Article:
When people think about user experience, most gravitate toward the idea of interfaces, or, simply put, screens. With technological content increasingly prevalent in cars, it’s easy to assume that the human-machine interface (HMI) is the dominating factor in UX. But the user interface (UI) is only one small part of UX.
Indeed, it could be argued that UX and UI are two entirely different things requiring a different set of deliverables, and therefore perhaps even a different team of people to execute. Rivian’s head of design Jeff Hammoud, whom I spoke to briefly for an upcoming episode of the FORMCAST podcast, doesn’t even lead a team of UXers. Being so deeply rooted in technology and software, Rivian’s UX team is actually part of Engineering, not Design.
This rather lengthy introduction brings me to the main topic of this article: Škoda’s new smart seat belt buckles, for which the VW Group brand was granted a worldwide patent. The smart buckle is a new system that has been developed by the brand’s Simply Clever labs. Here’s how it works.
The Škoda smart buckle features a clear transparent button in place of the traditional red eject button. The new button features a pair of multicolor RGB LEDs that operate in two modes. In standard mode with nobody in the seat, the LEDs glow white to show the passenger where the buckle is located at night.
When a passenger sits in the seat, a weight sensor in the seat base recognizes the presence of a person and the LED changes to red – indicating that the occupant should put their seat belt on. Once the buckle is engaged, the LED changes to green to signal a successful engagement and then back to white.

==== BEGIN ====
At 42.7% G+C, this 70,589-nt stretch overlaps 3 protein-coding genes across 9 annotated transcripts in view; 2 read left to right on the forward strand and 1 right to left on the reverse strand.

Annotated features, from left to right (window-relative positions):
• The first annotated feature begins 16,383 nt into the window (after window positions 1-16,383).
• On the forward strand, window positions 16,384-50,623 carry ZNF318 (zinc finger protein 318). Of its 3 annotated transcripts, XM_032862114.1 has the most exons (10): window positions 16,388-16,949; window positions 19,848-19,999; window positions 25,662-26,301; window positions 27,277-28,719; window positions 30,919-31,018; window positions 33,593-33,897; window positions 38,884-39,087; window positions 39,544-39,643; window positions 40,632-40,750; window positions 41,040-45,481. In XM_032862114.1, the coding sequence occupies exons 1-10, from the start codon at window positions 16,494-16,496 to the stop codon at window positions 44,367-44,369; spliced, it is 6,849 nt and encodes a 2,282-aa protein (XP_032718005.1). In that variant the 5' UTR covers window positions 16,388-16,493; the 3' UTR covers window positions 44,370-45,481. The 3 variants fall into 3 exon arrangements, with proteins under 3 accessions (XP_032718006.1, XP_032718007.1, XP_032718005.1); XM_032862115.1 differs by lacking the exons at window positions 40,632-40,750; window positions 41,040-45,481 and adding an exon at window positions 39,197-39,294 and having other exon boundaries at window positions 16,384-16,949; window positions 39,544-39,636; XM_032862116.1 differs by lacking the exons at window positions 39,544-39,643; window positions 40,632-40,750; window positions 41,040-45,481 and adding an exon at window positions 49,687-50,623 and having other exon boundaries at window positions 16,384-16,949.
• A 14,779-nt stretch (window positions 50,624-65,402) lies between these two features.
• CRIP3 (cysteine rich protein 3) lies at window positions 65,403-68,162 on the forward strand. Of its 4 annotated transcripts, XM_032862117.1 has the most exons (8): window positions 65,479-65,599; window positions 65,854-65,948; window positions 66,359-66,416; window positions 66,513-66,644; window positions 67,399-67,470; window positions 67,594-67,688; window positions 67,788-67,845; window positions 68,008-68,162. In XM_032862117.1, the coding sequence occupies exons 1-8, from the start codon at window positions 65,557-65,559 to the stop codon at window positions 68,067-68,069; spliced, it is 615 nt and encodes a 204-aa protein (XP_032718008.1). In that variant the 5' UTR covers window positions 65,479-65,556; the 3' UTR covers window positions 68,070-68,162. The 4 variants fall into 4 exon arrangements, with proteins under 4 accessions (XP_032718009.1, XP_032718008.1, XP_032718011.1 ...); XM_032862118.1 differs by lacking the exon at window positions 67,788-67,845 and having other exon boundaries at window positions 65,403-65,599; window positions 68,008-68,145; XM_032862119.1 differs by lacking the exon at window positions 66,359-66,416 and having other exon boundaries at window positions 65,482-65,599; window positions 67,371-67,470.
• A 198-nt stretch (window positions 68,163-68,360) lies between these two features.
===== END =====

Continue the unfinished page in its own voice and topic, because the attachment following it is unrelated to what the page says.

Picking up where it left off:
A Škoda-style crystalline pattern on the clear plastic button spreads the light to make the whole button glow. The buckles can also be programmed to have an animated welcome sequence to make them even more noticeable in dark environments.
The Škoda smart buckles are an extremely simple yet useful solution borne out of enhancing the user’s experience with the vehicle. The feature is particularly helpful for parents – they can immediately see if their children have either forgotten to fasten their belt or have not engaged the buckle correctly. And they needn’t stretch out from the front seat to do so.
The smart illuminated seat belt buckle is just one of many features devised, designed and engineered in-house at Škoda to make life easier, safer and more enjoyable for owners and drivers. This is the heart of UX. Small touches like this enhance the user’s interaction with the vehicle and make the experience better.
There are , of course, many other aspects that play into UX. It’s all-encompassing. From the initial sight on a TV advertisement to touching the door handle (or phone app), sitting and feeling the fabric in the seat, or hearing the click of the turn signal.
Every year, Škoda Auto files numerous patent applications for ideas and systems. The list of protected innovations also includes carpet mats made of hollow fiber fabric, which are easy to clean and on which dirt is hardly visible. Another patented Škoda invention is a flexible cargo snake that allows boxes, crates and other objects to be positioned more securely in the trunk alongside luggage. All of these feed into the overall UX of the Czech firm’s products.
Innovation is necessary for customers to continue to be impressed by their vehicles. While subscription models and car-sharing systems are purportedly on the upswing, the car industry still relies on customers buying (or leasing) its products. For that, they need to have a good usability factor.
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